With his deeply soulful Contact from the Underworld of Redboy, Robbie Robertson hasn't just tapped into some arcane grooves, he also may have prompted the release of a Native American soul-brother from jail.
Leonard Peltier, the activist who speaks his peace during Robertson's stirring "Sacrifice," has been rotting away in Leavenworth Penitentiary for more than 20 years, charged with killing two FBI agents. Robertson's involvement with the Leonard Peltier Defense Committee is prompting the authorities to brush the dust off Peltier's case.
On the phone from the West Coast, Robertson explained how his connection with Peltier came about: "I've known about Leonard ever since the incident took place in the '70s. Through some mutual friends, we started communicating last year. Every once in a while we would have these conversations on the phone. It was really great to try and lift his spirits a little bit. Then when I was in the middle of making this record, he called and this idea hit me for him to tell his story. People have never heard it in his own words. We did it as an experiment, and it turned out to be so powerful and soulful." (The song was aided by the big-beat production of Robertson and Marius de Vries.)
Robertson admits he doesn't know exactly what went down during the shootout, on June 26, 1975, between more than 150 FBI agents, police, U.S. Marshals and about 30 local Indians -- initiated by the theft of a pair of cowboy boots, no less. But he does think Peltier's trial was a sham.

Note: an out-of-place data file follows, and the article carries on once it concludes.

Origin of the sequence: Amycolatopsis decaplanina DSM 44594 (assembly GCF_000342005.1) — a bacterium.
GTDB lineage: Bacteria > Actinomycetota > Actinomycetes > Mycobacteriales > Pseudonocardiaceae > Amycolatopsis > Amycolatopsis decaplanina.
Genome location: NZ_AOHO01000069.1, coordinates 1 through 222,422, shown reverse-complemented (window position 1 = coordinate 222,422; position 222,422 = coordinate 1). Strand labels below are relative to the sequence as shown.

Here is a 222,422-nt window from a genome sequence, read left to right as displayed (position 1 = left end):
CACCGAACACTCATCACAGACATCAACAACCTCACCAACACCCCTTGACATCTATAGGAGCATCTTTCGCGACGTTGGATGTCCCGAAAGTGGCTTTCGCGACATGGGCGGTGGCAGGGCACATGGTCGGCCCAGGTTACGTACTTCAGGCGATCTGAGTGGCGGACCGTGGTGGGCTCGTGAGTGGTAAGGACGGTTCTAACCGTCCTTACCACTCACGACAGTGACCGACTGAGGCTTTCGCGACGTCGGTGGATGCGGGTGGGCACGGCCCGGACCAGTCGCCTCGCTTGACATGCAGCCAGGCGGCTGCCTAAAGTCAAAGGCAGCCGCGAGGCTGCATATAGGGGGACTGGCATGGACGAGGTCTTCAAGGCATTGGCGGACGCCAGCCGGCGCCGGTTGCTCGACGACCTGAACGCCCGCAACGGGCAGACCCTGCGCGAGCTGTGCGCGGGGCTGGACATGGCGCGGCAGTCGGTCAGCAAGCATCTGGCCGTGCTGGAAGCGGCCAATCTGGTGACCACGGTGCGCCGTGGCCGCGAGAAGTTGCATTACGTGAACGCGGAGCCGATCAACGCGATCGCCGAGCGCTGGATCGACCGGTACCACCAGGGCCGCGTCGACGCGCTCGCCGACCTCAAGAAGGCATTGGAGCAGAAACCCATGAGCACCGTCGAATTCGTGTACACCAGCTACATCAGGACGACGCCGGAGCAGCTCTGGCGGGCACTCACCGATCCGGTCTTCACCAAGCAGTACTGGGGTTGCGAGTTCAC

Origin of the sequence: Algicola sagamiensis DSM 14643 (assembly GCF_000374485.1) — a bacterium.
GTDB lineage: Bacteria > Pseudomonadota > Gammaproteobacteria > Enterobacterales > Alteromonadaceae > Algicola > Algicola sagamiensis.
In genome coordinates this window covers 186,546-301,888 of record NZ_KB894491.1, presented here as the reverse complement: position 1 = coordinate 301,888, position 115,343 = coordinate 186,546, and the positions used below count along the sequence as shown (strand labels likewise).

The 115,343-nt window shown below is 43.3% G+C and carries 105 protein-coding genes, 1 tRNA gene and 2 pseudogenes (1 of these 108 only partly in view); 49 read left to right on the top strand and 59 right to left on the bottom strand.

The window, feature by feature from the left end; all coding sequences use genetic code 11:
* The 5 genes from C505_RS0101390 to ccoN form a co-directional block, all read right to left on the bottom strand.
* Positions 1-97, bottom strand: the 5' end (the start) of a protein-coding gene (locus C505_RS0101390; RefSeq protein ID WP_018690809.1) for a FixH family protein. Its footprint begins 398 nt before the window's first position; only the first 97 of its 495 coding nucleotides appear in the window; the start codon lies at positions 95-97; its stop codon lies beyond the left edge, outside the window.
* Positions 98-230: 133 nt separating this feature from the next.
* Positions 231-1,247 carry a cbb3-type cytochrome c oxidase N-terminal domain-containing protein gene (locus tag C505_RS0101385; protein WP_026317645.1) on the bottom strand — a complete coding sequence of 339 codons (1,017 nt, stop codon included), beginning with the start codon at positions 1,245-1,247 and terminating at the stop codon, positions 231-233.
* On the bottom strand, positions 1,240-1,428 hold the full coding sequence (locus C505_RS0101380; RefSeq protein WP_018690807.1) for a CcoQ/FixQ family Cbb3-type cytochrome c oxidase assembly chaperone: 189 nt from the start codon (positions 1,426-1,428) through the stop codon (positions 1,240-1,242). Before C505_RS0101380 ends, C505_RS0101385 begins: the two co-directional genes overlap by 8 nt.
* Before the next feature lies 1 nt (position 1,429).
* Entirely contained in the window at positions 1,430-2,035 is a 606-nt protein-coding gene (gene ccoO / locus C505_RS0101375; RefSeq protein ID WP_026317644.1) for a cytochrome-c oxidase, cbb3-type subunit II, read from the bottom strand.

"Of the three people who were charged, the other two were found not guilty by means of self-defense. When that happened, the authorities said 'Hold on, what's happening here? Who do we have left?' Leonard was the one who hadn't been put on trial. They hand-picked the judge, they moved his trial to another state -- he was a sacrificial lamb."
According to Gina Chiala, spokeswoman for Peltier's Defense Committee, Robertson's involvement has helped draw more attention to the case. "Music always helps, and the song is really moving." (Rage Against the Machine also dedicated their song "Freedom" to Peltier.) Having exhausted every avenue of appeal, the committee has filed for executive clemency and, with Robertson's high-profile assistance, have been putting pressure on the Oval Office. "We expect something to happen in one to two years," Chiala stated proudly.
In Robertson's eyes, Peltier is an amazing human being and a hero. "He doesn't whine about this, and he knows that in the course of his suffering he'll be helping out a lot of his people," he said. "Now with everything that's happening, and if [the case] is brought to the proper authorities, we could see him walk out of Leavenworth penitentiary.
"I played him the song a couple of weeks ago over the phone and you can imagine what it did for him," Robertson said, clearly delighted. "He told me today how everyone keeps talking to [him] about our song. That really makes me feel good."